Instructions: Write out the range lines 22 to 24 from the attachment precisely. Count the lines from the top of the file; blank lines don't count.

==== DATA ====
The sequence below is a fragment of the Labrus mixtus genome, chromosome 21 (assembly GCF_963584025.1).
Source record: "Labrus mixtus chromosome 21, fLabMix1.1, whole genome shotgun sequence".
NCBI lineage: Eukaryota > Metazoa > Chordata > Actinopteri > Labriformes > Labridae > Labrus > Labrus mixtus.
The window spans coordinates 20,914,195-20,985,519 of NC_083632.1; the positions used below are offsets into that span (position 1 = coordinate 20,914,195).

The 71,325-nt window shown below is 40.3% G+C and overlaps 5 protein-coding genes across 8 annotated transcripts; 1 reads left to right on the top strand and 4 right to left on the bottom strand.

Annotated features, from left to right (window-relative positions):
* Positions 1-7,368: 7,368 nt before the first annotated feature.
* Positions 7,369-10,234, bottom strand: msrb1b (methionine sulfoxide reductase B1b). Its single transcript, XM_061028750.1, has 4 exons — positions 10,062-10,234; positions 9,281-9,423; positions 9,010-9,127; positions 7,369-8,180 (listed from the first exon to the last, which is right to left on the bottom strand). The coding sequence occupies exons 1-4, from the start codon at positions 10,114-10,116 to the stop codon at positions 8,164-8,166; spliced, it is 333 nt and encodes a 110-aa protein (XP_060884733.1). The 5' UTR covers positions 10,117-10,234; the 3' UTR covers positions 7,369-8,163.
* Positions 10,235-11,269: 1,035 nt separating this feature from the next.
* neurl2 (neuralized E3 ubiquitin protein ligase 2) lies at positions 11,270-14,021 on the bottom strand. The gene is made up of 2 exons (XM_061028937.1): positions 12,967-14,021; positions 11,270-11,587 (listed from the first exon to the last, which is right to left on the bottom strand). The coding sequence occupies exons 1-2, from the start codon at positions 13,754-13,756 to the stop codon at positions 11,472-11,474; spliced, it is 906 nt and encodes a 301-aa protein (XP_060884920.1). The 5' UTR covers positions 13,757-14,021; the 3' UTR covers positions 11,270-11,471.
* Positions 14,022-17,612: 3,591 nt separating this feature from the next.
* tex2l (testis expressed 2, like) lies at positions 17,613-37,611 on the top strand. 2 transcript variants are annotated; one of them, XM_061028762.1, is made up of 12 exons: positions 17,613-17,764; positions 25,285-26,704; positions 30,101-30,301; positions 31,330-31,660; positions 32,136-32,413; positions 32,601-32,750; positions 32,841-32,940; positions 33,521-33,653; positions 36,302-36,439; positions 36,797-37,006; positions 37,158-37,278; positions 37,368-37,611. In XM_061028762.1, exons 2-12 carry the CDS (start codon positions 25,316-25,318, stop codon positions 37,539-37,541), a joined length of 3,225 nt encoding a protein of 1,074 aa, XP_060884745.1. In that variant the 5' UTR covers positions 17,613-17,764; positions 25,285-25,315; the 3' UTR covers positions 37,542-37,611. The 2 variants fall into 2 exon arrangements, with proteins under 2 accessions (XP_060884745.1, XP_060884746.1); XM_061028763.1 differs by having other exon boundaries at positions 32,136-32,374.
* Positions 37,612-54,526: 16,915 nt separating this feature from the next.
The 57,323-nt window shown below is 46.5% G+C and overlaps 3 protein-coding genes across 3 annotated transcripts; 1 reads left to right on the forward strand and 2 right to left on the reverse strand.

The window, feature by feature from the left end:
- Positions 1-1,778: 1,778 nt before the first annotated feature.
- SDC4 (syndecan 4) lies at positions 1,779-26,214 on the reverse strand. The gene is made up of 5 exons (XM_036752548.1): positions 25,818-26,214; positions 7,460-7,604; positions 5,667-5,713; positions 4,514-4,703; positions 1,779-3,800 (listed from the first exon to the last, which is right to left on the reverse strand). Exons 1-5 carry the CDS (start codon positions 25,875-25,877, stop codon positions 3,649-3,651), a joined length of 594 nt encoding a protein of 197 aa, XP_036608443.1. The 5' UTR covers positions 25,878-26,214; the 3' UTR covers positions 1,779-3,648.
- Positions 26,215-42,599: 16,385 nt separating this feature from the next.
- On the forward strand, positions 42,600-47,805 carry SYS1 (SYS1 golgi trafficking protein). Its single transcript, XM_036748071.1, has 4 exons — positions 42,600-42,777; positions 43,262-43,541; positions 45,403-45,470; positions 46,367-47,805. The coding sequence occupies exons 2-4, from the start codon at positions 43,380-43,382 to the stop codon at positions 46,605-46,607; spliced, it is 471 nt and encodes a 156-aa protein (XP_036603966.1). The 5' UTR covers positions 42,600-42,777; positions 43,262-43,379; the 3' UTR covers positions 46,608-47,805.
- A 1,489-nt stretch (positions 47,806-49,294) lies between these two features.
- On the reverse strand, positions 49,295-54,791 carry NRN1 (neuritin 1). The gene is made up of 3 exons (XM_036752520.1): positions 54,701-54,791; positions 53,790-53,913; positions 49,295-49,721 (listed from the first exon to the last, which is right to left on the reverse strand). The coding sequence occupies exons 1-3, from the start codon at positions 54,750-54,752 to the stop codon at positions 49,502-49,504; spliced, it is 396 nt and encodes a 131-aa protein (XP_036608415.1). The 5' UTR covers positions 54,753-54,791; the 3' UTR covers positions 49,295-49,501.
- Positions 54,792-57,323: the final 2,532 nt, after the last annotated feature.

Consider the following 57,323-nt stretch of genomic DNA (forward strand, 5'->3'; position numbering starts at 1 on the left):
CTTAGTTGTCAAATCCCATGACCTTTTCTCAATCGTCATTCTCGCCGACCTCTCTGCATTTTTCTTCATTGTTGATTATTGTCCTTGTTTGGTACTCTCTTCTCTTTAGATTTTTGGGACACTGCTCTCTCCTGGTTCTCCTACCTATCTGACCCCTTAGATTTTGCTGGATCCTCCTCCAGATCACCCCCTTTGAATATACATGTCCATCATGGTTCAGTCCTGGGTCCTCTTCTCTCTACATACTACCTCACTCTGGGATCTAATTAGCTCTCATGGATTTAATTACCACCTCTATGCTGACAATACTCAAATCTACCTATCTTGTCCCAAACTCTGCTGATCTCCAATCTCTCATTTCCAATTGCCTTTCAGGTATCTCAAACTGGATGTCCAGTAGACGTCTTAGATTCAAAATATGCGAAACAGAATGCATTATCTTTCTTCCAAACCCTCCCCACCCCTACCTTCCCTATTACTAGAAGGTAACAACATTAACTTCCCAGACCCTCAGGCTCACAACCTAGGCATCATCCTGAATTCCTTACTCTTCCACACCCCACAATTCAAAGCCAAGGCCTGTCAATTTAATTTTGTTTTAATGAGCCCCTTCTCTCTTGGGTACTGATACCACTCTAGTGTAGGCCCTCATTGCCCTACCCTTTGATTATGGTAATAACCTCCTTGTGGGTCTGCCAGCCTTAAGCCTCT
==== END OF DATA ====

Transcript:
- Positions 54,792-57,323: the final 2,532 nt, after the last annotated feature.

Consider the following 57,323-nt stretch of genomic DNA (forward strand, 5'->3'; position numbering starts at 1 on the left):
CTTAGTTGTCAAATCCCATGACCTTTTCTCAATCGTCATTCTCGCCGACCTCTCTGCATTTTTCTTCATTGTTGATTATTGTCCTTGTTTGGTACTCTCTTCTCTTTAGATTTTTGGGACACTGCTCTCTCCTGGTTCTCCTACCTATCTGACCCCTTAGATTTTGCTGGATCCTCCTCCAGATCACCCCCTTTGAATATACATGTCCATCATGGTTCAGTCCTGGGTCCTCTTCTCTCTACATACTACCTCACTCTGGGATCTAATTAGCTCTCATGGATTTAATTACCACCTCTATGCTGACAATACTCAAATCTACCTATCTTGTCCCAAACTCTGCTGATCTCCAATCTCTCATTTCCAATTGCCTTTCAGGTATCTCAAACTGGATGTCCAGTAGACGTCTTAGATTCAAAATATGCGAAACAGAATGCATTATCTTTCTTCCAAACCCTCCCCACCCCTACCTTCCCTATTACTAGAAGGTAACAACATTAACTTCCCAGACCCTCAGGCTCACAACCTAGGCATCATCCTGAATTCCTTACTCTTCCACACCCCACAATTCAAAGCCAAGGCCTGTCAATTTAATTTTGTTTTAATGAGCCCCTTCTCTCTTGGGTACTGATACCACTCTAGTGTAGGCCCTCATTGCCCTACCCTTTGATTATGGTAATAACCTCCTTGTGGGTCTGCCAGCCTTAAGCCTCT